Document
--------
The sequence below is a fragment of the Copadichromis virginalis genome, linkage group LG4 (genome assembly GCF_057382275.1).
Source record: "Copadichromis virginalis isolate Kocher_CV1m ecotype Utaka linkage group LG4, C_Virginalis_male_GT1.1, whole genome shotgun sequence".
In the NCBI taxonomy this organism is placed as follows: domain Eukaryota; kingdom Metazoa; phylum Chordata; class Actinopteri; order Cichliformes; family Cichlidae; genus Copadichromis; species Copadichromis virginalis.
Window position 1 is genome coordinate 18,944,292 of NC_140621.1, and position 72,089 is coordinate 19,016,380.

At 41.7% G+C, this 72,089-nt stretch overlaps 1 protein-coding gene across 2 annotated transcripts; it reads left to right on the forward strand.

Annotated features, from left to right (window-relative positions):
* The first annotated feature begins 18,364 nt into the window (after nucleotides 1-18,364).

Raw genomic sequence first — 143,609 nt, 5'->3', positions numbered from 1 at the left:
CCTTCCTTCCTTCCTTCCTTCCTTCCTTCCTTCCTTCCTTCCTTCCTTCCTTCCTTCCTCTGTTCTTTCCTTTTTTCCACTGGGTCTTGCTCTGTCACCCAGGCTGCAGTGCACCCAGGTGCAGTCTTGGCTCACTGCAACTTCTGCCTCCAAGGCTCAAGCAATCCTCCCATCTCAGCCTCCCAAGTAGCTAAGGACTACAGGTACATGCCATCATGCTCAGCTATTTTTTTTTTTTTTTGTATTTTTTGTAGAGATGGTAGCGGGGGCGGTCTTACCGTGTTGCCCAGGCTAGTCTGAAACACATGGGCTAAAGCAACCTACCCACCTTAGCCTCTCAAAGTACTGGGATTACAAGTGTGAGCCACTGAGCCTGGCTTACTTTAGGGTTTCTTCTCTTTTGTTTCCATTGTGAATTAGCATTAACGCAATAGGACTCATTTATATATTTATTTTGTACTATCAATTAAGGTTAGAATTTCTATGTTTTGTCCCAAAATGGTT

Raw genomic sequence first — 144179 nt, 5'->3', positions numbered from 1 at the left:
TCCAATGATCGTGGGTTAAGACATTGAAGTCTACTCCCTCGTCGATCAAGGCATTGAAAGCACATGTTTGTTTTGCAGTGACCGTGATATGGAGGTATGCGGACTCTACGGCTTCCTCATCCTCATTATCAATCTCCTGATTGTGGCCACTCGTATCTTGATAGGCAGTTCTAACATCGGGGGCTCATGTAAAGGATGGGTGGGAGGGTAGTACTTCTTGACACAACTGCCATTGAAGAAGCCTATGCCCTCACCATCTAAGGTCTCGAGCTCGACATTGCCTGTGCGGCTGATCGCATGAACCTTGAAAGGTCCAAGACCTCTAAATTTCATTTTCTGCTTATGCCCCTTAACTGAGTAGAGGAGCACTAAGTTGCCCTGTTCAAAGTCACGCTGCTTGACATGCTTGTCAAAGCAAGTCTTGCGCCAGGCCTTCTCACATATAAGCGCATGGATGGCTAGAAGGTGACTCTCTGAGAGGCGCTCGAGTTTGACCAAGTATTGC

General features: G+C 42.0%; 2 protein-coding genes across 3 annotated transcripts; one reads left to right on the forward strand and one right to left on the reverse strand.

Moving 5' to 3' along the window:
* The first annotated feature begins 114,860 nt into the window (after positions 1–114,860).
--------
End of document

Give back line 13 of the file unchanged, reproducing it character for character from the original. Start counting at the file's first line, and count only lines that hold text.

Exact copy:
Moving 5' to 3' along the window: